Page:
Jason Njoku: Local Champions | A Nigerian Internet Story

On Tuesday this week, courtesy of indigenous online e-commerce giant Konga.com, I was invited to see a screening of Porter Erisman’s Crocodiles in The Yangzte.

It is very much a behind-the-scenes look at the founding and rise from $0 to $100B of the startup over 11 years of Alibaba.com Group. It is essentially a David Vs Goliath Story set in 2005, of a non revenue generating, $25M VC-funded local champion vs the most valuable internet company of that time; Ebay. Porter, who was an executive at Alibaba for 8 years, charts how a great company culture, locally focused product development and a fierce belief in your local market can withstand and defeat a massive global competitor. A $50B+ valued global player.

What I took away from that meeting was a sense of fear. A sense that whereas other BRIC countries are dominated by local champions across their big internet market verticals, Nigeria is at risk of being left behind. Across the BRICs, the funding may be international in nature but the actual startups were founded by local people. Either re-pats (those whose countries of origin is Nigeria but schooled elsewhere – myself as a classic example) or people who had grew up in their native country. The Nigerian internet ecosystem is developing differently. The most well funded and potentially dominant players are Rocket Internet, their brands and hundreds of millions of venture capital. Corporate venture capital.

This is bad for the ecosystem. Plain and simple. Rocket Internet import executives from Europe to essentially copy and paste business plans centrally sourced and controlled from the Paris or Berlin motherships. They are hyper aggressive at forcing money into things which a fledging ecosystem cannot support at early stages. They claim to have done an interesting job at fast forwarding internet adoption and attracting users online; at bringing the spotlight to Nigeria. I don’t buy that. Facebook has spent next to nothing in Nigeria yet has 12M users here. Nairaland has 6.5M uniques and didn’t need TV and billboard blitzes to get there. So their contribution to the ecosystem, I would say on balance, is negative. Think an explosion in salaries of talented internet executives and 100%+ 18 month increase in the customer acquisition costs. Facebook, Google et al. All costs have exploded. How does a lightly funded local startup compete with that?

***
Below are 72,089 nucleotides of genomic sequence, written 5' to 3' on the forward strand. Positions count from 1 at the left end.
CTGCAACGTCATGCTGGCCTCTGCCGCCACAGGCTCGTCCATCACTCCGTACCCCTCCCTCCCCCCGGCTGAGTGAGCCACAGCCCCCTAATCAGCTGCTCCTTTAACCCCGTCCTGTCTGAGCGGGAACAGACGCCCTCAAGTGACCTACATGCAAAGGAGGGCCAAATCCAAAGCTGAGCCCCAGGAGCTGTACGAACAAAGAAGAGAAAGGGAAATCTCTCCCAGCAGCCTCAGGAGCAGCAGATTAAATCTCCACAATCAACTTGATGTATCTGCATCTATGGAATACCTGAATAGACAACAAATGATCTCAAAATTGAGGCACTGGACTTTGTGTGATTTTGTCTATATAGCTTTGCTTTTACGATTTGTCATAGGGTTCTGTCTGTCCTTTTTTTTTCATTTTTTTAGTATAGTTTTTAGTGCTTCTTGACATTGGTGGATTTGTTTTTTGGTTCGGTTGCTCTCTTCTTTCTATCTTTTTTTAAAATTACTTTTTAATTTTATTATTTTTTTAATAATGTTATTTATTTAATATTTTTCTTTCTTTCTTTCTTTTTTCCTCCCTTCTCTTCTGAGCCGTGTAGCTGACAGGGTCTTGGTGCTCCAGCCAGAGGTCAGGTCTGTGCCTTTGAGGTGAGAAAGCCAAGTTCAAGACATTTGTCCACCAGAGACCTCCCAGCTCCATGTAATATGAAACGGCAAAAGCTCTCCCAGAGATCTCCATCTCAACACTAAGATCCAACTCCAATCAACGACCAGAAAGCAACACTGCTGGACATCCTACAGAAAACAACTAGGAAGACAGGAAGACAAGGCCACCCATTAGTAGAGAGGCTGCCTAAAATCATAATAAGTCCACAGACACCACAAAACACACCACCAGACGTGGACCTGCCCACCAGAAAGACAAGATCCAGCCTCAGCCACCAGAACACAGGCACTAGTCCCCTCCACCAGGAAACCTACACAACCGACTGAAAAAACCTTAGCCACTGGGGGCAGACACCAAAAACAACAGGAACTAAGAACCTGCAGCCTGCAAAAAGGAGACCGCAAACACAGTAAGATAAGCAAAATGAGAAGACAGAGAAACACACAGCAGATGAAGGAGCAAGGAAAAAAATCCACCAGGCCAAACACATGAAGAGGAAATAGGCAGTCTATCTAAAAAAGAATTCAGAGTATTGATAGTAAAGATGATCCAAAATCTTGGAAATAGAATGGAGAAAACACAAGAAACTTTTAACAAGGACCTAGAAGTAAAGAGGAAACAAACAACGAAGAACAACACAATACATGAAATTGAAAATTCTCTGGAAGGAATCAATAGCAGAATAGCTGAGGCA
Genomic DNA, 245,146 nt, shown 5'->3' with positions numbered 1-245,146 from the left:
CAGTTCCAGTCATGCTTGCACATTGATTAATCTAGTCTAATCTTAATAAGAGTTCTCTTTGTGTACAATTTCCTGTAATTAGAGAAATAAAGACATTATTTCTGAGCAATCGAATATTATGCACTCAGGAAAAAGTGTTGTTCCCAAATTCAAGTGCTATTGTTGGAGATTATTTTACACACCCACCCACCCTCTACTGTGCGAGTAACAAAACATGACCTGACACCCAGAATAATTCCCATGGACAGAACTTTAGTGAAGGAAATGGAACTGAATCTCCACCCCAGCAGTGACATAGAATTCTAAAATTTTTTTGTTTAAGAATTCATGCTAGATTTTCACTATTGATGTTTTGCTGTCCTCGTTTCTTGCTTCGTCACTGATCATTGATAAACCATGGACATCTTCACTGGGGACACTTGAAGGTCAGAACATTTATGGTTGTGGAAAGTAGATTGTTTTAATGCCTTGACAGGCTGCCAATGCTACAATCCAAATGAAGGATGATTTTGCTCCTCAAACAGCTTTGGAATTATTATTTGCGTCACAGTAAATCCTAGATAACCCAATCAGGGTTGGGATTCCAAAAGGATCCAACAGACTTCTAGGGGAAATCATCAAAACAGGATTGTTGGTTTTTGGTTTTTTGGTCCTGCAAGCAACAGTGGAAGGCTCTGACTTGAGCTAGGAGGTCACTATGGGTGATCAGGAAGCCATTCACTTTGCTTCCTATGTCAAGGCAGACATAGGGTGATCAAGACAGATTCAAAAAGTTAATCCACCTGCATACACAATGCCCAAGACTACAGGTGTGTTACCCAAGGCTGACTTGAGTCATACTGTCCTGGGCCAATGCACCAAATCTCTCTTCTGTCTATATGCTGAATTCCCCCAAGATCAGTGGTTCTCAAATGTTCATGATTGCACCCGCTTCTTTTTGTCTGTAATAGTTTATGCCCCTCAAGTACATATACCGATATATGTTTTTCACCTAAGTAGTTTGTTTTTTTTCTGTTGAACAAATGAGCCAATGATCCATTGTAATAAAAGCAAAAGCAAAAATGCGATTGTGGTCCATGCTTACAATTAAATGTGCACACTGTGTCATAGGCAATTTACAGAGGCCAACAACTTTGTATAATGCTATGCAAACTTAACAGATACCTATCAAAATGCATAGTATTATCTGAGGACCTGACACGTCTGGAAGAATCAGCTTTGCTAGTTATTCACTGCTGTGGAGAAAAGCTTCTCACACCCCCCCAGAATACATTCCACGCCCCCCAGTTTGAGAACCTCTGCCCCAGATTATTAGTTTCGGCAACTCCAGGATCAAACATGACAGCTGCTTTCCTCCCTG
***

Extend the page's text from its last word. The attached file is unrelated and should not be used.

Some might point to the revenues Jumia generates, but I am very sure the net revenue figures are not as great as they should/could be. I feel if they were true execution demons, Konga.com wouldn’t have stood a chance. But yet there goes Sim Shagaya, giving the hundreds of millions of dollars from Rocket a real run for their money. This is slowly becoming a story very similar to Alibaba Vs Ebay. Ingenious Vs the Europeans. Dollar for dollar I’m almost certain Konga.com out executes them. And I have told the Africa Internet Holdings folk that.

We are at the cusp of losing the key internet 1.0 verticals to non indigenous players. This is something which would be dire for the ecosystem at large. Rocket has never invested in a company outside of something they created themselves. Talk to Bastian, Sim, Chika, Tayo (from Paga) and I; we all share a fondness for the ecosystem, for Nigeria and when we see further liquidity, will circle our millions back via angel investments throughout the ecosystem, because this is our home. We are not going anywhere.

My simple thought. Our fathers lost the Telecoms, PayTV and other technologically driven industries to foreigners. Let’s not make the same mistake and lose our internet industry. That is largely the reason why I started Spark. I welcome any other local players to invest in early stage Nigerian startups. To support the product development which enables us to be in control of our own internet story.


Let’s force them back into the Lagoon.


“We shall not flag or fail. We shall go on to the end. We shall fight in France, we shall fight on the seas and oceans, we shall fight with growing confidence and growing strength in the air, we shall defend our island, whatever the cost may be. We shall fight on the beaches, we shall fight on the landing grounds, we shall fight in the fields and in the streets, we shall fight in the hills; we shall never surrender, and if, which I do not for a moment believe, this island or a large part of it were subjugated and starving, then our Empire beyond the seas, armed and guarded by the British Fleet, would carry on the struggle, until, in God’s good time, the New World, with all its power and might, steps forth to the rescue and the liberation of the old.” – Winston Churchill

[Photo Credit: CharlesFred via Compfight cc]

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